• The "everyone will love this" trap   -   Management may get the idea that everyone will want to win a certain gift or a vacation to a certain destination. It may sound like a great idea, but it's important to keep in mind that everyone is motivated by different things. It's better to reward points and then select items from the reward collection as examples of what can be earned in the program.

  • The "beat your quota" trap   -   This idea is simple: take someone's sales from the past and ask them to beat it to earn rewards. It sounds great because your cost is theoretically paid for from increased sales. But this approach fails to reward repeat high performers, and can eliminate people who may have had an unusually high sales or period of sales. It can frustrate and annoy excellent sales people instead of motivating them. It often has the tendency of encouraging people to book their sales based on the incentive contest periods. A better solution may be to set a minimum level of sales to qualify for rewards and then let everyone earn awards based on actual sales.

  • The "cash and gift card " trap   -   Sales people work for money and want to earn money. Money can drive sales, and the promise of more money can drive increased sales. So why not offer cash or a gift card as the reward instead of reward merchandise and travel? It sounds so simple! It sounds so easy to administer! If it were this easy, the incentive industry might never have been invented, and would not be serving the world's largest sales organizations. As astute sales management discovered long ago, offering rewards other than money can be a much more powerful motivator than money itself. There are many, many reasons for this. Money is of course an important motivator, but many other factors affect individual motivation. That's where great incentive programs do their magic:  by addressing the many less obvious—but very important—factors that drive individual motivation. If you ask participants what would motivate them most, almost 100% of them will tell you money. But if you look at the research, you'll see a different story. If someone suggests that you offer cash or a gift card as the reward for your next incentive program, ask if they've seen the research generated over the years comparing the results of cash-based incentives vs. merchandise and travel incentives. If someone in top management insists on using cash, ask if they're willing to see if the huge volume of research will show the same results in your organization, by dividing your sales force into two different groups, and see which method gets the most return per dollar!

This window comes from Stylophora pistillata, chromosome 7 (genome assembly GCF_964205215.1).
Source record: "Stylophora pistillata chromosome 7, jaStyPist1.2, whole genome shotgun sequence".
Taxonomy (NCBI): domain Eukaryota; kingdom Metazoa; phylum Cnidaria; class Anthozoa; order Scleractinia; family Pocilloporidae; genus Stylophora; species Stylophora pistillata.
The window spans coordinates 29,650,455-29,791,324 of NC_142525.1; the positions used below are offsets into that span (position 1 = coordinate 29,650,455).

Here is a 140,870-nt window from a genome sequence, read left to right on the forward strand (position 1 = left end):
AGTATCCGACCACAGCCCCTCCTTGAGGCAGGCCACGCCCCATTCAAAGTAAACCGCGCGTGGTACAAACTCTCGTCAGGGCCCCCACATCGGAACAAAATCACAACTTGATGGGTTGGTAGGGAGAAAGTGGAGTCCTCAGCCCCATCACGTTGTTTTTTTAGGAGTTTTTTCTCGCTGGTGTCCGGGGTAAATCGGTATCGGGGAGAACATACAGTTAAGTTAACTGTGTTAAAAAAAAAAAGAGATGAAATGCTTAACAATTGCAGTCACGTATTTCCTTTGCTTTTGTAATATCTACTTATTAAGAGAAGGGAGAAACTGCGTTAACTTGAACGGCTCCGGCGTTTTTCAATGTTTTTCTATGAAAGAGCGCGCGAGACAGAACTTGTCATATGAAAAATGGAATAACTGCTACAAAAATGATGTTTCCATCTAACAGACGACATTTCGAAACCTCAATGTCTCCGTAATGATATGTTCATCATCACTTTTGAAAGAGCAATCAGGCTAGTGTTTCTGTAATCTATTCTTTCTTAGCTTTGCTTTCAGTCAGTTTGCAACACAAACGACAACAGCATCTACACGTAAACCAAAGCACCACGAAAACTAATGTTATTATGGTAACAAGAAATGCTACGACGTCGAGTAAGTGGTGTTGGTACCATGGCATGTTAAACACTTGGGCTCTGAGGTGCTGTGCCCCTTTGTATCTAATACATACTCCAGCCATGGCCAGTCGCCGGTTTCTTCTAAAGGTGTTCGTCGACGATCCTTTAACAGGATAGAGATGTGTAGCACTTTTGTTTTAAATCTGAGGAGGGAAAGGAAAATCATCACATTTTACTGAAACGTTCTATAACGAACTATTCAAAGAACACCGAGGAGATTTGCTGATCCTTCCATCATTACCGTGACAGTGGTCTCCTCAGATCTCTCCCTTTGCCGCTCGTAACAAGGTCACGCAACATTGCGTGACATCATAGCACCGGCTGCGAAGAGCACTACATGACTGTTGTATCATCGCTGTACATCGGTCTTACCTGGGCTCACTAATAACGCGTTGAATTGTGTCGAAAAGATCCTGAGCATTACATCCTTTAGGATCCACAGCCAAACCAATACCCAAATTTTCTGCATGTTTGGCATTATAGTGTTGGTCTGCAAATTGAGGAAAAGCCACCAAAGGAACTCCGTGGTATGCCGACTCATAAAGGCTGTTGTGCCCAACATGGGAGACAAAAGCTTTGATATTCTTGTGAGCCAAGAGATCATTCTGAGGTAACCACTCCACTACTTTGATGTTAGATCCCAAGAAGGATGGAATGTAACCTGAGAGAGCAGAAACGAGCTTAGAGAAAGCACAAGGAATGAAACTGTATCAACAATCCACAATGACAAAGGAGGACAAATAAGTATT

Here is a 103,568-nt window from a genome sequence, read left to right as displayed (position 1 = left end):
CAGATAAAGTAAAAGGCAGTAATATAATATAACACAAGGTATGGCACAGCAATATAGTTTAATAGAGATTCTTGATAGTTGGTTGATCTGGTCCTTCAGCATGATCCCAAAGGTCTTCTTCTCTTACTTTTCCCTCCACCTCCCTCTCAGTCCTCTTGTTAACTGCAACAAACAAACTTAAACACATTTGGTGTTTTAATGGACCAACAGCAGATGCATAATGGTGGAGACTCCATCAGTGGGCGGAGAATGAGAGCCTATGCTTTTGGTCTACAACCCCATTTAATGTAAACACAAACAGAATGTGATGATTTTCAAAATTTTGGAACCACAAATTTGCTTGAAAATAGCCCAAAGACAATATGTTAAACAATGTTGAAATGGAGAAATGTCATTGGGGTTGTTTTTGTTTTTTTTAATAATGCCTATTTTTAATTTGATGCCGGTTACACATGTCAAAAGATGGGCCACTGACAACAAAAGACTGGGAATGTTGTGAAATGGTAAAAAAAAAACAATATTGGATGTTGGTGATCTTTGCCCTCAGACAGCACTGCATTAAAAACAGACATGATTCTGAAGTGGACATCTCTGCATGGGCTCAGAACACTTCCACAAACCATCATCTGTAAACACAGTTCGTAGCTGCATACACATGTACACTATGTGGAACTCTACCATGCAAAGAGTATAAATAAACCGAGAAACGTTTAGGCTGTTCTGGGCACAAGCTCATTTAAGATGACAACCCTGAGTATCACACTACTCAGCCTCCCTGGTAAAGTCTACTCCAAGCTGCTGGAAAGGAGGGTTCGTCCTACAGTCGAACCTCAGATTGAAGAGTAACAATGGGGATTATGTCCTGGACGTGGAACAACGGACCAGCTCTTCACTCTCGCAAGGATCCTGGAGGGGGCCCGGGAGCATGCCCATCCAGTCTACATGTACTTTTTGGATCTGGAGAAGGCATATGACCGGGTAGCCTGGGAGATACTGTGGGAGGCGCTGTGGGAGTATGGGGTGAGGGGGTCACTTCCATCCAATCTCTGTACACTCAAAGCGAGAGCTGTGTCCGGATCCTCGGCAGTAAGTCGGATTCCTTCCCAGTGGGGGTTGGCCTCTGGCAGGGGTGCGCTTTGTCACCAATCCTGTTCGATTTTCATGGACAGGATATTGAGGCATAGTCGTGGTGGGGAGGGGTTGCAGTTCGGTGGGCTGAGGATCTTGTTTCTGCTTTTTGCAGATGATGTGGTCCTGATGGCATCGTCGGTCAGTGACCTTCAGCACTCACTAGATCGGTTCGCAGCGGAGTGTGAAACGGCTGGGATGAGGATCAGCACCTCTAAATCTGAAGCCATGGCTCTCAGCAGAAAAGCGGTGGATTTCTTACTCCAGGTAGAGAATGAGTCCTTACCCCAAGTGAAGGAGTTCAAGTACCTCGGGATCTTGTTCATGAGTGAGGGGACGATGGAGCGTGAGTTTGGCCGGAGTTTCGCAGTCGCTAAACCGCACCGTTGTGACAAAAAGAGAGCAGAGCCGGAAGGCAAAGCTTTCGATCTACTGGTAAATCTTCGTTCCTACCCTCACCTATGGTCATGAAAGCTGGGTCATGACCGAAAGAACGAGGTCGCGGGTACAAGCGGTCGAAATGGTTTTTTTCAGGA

Launch your program with enthusiasm!

Whenever possible, launch your program with a live event, announced by one or more presenters in front of the program participants. It's better to have the "event" on or as close as possible to the actual launch date, so that participants can leave the event ready to start. Announce the event in advance, to help build interest and to add importance to your message. Keep some mystery about the event, promise that it will be something new and exciting. Depending on the work environment, announce the event in advance in multiple forms of communication, including posters in the workplace. Even if you are hosting to a small group, announce the event in advance to enhance its significance.

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Keep the excitement going

Once your program starts, you want to keep the momentum building. Congratulate successful participants at meetings. Encourage them to share their secrets of success. Keep the program goals alive. And keep it fun!